CHICAGO (CN) - An insurance trade group sued the Department of Housing and Urban Development, claiming its "disparate impact rule"- meant to protect minorities and the handicapped - makes it impossible for insurers to set prices based on objective assessment of risk.
The Property Casualty Insurers Association of America sued HUD and its Secretary Shaun Donovan in Federal Court.
It claims the HUD regulation violates the McCarran-Ferguson Act, of 1945, which gave the insurance industry broad exemptions from federal control, giving such regulatory powers to the states.
The trade group challenges a HUD regulation promulgated on Feb. 15, that "'formalize[d]' HUD's belief 'that liability under the Fair Housing Act may arise from a facially neutral practice that has a discriminatory effect' on a group of persons defined by race, color, religion, sex, handicap, familial status, or national origin -'regardless of whether there was an intent to discriminate.'"
The regulation at issue is 78 Fed. Reg. 11460, 11460 (Feb. 15, 2013).
Citing alleged violations of the Administrative Procedure Act, the trade group "challenges HUD's application of this regulation to the provision of homeowners insurance and property and hazard insurance, the underwriting and pricing of which has historically been regulated by the states."
The insurers claim HUD did not address whether applying disparate impact liability to insurance would interfere with state regulation of insurance, or whether the new rule is consistent with federal law.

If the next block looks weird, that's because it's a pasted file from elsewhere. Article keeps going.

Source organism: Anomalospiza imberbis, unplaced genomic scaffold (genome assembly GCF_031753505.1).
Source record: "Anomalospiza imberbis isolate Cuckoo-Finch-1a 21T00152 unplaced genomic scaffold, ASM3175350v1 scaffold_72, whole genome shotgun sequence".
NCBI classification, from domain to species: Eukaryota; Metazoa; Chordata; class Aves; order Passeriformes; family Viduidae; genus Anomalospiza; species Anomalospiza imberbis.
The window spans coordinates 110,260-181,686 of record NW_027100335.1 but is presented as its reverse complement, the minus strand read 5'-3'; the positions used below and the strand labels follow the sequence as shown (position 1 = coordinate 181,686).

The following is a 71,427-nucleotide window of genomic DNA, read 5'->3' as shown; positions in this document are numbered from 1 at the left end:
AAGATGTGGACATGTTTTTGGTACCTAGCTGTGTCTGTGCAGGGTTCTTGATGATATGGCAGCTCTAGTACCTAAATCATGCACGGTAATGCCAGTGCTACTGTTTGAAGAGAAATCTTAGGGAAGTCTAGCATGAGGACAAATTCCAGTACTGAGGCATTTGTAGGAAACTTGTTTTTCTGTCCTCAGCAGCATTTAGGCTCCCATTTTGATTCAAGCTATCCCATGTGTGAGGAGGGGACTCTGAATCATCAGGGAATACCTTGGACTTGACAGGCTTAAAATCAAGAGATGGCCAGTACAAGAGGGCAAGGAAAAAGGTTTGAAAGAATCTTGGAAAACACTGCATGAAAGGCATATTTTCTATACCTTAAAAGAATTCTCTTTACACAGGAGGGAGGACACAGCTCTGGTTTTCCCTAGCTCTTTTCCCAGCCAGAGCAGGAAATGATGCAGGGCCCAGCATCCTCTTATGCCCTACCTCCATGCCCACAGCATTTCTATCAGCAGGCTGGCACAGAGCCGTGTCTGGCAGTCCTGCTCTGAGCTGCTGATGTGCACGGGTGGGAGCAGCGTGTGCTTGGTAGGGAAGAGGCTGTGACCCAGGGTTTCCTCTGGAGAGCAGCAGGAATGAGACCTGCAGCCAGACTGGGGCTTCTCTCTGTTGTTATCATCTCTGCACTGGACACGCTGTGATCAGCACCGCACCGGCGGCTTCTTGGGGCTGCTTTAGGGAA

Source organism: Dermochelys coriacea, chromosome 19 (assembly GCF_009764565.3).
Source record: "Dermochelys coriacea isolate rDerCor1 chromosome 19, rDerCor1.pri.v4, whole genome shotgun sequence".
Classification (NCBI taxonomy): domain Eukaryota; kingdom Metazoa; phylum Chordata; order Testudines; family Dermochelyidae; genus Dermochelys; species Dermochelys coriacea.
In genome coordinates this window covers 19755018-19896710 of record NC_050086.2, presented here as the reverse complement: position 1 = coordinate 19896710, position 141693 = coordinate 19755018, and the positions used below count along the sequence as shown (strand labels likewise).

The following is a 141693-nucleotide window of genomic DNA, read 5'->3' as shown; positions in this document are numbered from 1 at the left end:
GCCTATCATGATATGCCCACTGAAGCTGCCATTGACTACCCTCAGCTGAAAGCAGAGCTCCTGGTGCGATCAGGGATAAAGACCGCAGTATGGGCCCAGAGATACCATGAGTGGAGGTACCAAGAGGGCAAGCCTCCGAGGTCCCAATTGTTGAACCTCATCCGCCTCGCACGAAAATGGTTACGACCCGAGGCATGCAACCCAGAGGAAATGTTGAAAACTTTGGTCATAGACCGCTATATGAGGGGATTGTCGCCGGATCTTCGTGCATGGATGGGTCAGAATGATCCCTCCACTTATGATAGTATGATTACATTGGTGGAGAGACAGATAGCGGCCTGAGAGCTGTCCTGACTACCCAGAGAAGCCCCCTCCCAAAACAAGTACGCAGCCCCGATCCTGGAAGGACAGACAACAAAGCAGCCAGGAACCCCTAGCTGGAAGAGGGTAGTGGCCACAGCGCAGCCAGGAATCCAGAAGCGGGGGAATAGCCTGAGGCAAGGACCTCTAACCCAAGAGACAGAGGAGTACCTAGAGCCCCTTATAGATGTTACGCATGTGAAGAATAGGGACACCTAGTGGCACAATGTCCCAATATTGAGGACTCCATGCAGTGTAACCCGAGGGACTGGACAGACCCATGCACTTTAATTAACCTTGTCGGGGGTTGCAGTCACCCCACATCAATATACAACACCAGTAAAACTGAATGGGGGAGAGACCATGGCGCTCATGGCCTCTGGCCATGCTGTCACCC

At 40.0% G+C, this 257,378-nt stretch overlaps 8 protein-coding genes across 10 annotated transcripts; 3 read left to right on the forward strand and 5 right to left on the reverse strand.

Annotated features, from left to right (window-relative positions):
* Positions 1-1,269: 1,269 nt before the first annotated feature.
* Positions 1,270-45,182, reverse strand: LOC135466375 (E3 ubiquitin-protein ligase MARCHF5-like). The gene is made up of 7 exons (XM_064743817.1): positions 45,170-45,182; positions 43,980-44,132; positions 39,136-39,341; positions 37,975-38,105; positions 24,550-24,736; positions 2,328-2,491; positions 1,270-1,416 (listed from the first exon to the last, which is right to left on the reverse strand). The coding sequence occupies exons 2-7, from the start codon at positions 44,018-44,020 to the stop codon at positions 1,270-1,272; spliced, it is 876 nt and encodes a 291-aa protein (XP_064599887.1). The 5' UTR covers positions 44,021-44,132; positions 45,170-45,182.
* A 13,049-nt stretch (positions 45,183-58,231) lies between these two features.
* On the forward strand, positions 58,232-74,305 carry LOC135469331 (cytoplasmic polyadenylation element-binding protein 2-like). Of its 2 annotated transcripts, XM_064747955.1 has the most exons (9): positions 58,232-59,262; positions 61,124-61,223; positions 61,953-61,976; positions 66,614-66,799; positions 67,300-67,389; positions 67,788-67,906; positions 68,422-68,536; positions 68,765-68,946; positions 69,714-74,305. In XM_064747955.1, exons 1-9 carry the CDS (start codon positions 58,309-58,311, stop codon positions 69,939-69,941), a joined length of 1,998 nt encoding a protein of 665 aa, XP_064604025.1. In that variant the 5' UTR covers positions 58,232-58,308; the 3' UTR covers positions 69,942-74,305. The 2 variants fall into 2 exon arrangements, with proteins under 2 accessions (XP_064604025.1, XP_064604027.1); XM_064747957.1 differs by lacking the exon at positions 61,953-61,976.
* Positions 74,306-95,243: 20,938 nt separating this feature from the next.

"State laws permit and often require insurers to engage in risk-based underwriting and pricing - a practice that is fundamental to the business of insurance," the insurers say in their 40-page lawsuit. "As a matter of state law, property and casualty insurers are required to charge rates that are not excessive, inadequate, or unfairly discriminatory. A rate is not unfairly discriminatory, however, if it is based on actuarial data reflecting past losses that reveals differences in the risks posed by different insureds. Insurers are thus permitted as a matter of state law to use actuarially significant risk factors. Indeed, many states mandate that insurers use these actuarial risk factors."
Under the disparate impact rule, a plaintiff has the burden of proving that a challenged practice caused or will cause a discriminatory effect. If that burden is met, then the defendant has the burden of proving that the challenged practice is necessary to achieve a nondiscriminatory interest, and that no less-discriminatory alternative practice exists. The rule does not require that an alternative practice be equally effective at serving defendant's purpose, according to the complaint.
"Rather than allow insurance decisions to be guided by objective actuarial data regarding risk - as contemplated by state law - the disparate impact rule would require insurers to attempt to determine whether their underwriting and pricing decisions have a disparate impact on customers falling within a protected class. The rule would thus fundamentally change the business and regulation of insurance," the insurers claim.
The trade group seeks a court order declaring the disparate impact rule invalid as it applies to homeowners' insurance pricing.
It is represented by Seth Waxman with Wilmer Cutler Pickering Hale and Dorr in Washington D.C.
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